Justin Bieber's odd behaviour once again overshadows his music

Justin Bieber is touring his home country in support of his hit-laden album, Purpose. So why does he seem to be going through another emotional crisis?

Currently on the Canadian leg of his tour, pop star now refusing to take pictures with fans

On tour to promote his most recent hit album Purpose, Justin Bieber is again in the news for his odd behaviour, not his music. (Chris Pizzello/Invision/Associated Press)

Back in his homeland for the Canadian stops of his sold-out tour Purpose, Justin Bieber is not exactly the picture of a man with a plan. Unless that plan is to further alienate his famously devout, long-suffering fan base.

In a note posted on Instagram on Tuesday, the singer announced his refusal to indulge fan photo requests any longer, adding that the constant demand on his time made him feel like a "zoo animal."

This comes on the heels of a string of episodes and proclamations that have put Bieber's critically hailed new music on the back burner and odd behaviour front and centre.

There were the odd choices of the esthetic kind: a face tattoo in the shape of a cross, blond dreadlocks that had people decrying cultural appropriation, and, just this week, a barefoot walk in a Boston park while feeding squirrels and climbing a tree.

Earlier this year, he cancelled fan meet and greets, citing that they always leave him "feeling mentally and emotionally exhausted to the point of depression."

The way they were: Justin Bieber takes a selfie with fans in March 2015, in Los Angeles. (Frazer Harrison/Getty Images)

These actions could be a cry for help from a young man with emotional problems. Or, they could be the extravagances of a petulant pop star ungrateful to the hands that feed him. But whatever the motivation, the effect is the same: we are once again not talking about Bieber's music.

Purpose and rehab of image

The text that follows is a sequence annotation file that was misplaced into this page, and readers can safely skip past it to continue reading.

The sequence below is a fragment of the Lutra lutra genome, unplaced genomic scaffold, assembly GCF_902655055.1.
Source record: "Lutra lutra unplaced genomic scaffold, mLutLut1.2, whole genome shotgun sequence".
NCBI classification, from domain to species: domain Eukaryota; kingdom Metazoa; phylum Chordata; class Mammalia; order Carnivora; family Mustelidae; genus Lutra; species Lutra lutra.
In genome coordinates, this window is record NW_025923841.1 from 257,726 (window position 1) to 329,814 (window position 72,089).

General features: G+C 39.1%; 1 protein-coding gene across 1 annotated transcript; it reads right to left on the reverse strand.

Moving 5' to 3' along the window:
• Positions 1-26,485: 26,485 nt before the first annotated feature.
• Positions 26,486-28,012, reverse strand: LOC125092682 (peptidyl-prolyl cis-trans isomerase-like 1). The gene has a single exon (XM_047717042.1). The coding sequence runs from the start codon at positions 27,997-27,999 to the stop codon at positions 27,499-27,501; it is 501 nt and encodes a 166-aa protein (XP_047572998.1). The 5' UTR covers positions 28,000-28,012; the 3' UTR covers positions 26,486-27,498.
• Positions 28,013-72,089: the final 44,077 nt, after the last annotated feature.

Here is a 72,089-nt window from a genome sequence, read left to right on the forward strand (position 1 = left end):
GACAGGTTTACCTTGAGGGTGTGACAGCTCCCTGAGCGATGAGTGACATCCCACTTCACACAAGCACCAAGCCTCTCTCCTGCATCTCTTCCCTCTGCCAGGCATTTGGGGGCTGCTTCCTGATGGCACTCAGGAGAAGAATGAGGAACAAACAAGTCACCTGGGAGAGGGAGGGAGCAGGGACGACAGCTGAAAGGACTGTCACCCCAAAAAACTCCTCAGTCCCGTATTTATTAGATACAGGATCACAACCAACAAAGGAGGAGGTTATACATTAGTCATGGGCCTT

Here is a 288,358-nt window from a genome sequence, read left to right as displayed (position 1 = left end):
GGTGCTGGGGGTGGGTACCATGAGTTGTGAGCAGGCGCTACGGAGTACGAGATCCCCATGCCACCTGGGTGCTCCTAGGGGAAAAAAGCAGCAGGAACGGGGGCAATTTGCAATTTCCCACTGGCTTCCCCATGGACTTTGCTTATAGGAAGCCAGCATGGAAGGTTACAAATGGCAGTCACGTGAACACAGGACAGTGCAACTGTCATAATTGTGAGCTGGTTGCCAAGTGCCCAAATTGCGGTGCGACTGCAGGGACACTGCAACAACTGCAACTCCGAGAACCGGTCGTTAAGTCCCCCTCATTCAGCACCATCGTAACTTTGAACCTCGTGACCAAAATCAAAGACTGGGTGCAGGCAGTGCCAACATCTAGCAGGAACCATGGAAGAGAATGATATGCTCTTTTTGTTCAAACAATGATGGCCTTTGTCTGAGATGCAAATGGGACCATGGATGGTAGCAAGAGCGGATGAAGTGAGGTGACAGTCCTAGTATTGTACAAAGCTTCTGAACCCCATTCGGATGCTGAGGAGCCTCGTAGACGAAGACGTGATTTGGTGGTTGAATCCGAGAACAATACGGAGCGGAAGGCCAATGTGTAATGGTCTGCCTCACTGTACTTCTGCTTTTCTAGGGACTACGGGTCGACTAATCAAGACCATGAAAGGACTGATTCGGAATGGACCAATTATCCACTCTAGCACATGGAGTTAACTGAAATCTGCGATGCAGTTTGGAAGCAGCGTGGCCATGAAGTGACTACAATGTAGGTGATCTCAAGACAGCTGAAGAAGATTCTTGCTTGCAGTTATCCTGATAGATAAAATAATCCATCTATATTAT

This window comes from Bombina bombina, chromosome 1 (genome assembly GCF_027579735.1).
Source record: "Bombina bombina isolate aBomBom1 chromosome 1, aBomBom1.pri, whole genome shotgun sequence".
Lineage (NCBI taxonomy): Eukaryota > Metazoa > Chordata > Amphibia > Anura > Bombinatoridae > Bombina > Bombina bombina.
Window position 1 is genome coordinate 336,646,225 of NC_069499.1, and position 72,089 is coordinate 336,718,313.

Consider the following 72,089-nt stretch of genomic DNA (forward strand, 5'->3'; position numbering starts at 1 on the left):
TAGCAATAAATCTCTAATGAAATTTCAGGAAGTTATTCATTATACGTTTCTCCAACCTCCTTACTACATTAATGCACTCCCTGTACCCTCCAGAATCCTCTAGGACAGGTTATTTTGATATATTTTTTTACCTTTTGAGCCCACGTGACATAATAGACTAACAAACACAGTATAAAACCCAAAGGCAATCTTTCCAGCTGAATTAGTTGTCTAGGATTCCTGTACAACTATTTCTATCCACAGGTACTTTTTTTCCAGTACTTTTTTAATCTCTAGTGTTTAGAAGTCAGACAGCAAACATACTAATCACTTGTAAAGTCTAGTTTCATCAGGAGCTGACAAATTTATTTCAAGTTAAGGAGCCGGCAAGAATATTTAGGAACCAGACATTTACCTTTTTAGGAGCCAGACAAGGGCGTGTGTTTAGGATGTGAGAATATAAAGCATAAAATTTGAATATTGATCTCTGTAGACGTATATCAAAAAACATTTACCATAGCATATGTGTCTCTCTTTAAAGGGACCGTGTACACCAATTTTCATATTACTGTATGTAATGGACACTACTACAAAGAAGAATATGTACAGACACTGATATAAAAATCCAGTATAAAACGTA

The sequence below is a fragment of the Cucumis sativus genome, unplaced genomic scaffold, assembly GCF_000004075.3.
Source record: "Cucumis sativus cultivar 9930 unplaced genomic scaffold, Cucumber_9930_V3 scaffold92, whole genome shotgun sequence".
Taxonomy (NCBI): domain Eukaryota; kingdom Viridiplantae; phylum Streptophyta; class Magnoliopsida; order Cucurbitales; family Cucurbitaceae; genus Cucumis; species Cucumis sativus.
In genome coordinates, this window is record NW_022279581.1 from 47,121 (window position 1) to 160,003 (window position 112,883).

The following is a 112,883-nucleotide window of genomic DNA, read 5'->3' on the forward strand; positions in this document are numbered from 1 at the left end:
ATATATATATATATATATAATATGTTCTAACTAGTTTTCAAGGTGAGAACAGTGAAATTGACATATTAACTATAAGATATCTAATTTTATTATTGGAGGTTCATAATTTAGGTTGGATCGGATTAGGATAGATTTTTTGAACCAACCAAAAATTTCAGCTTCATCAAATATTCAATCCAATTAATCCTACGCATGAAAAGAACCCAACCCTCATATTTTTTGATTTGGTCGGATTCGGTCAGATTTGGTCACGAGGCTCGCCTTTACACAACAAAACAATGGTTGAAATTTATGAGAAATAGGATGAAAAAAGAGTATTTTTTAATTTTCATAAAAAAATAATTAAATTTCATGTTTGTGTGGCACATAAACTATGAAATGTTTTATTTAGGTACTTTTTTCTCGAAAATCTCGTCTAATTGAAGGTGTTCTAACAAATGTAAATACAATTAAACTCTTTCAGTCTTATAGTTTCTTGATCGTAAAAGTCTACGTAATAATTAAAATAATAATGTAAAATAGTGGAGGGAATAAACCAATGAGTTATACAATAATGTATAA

From the standpoint of his career, Bieber should be feeling on top of the world now. Purpose helped him attain what once seemed impossible — the respect of critics. Drenched in EDM influences and funkified by collaborations with DJs like Skrillex and Diplo, it won him a Grammy while producing eminently singable hits Sorry and Love Yourself.

It was an artistic rebirth of the kind any one-time teen idol would dream of, but especially one who, just a year prior, was the very image of a spoiled brat on the verge of implosion. 

Justin Bieber waves from a car on Queen Street outside CBC Ottawa on May 12, 2016. He was on the same block at Mulligans Golf Bar shortly before. (Simon Gardner/CBC)

In 2013 and early 2014, Bieber suffered through a self-inflicted annus horribilis. He managed to get arrested for DUI and careless driving in Miami. He urinated in a bucket in a restaurant kitchen and sprayed water while shouting expletives at a photo of former U.S. president Bill Clinton. Police even raided his home near Los Angeles after a neighbour's vandalism allegation. 

So if he managed to bounce back from those setbacks, surely Bieber can find his purpose again, right? In theory, yes, except Bieber's current comments, like "I wanna be able to keep my sanity" and "I end up so drained and unhappy" give his recent malaise a more worrisome tone. 

In pictures taken at his father's Toronto engagement party earlier this month, Bieber, once known for his mischievous smile, looks stone-faced and glum. And in a recent interview, manager Scooter Braun said the pop singer's crisis of 2013 and 2014 was far worse than people realized. Another emotionally rough patch, which Bieber appears to be going through at the moment, can't be good news so soon after that one. 

Whatever the motivation, Bieber and his team may want to take his current string of eccentricities seriously. Because now he has more to lose: both his hard-won respect in the music industry, and his fans, who are now being directly affected by his actions.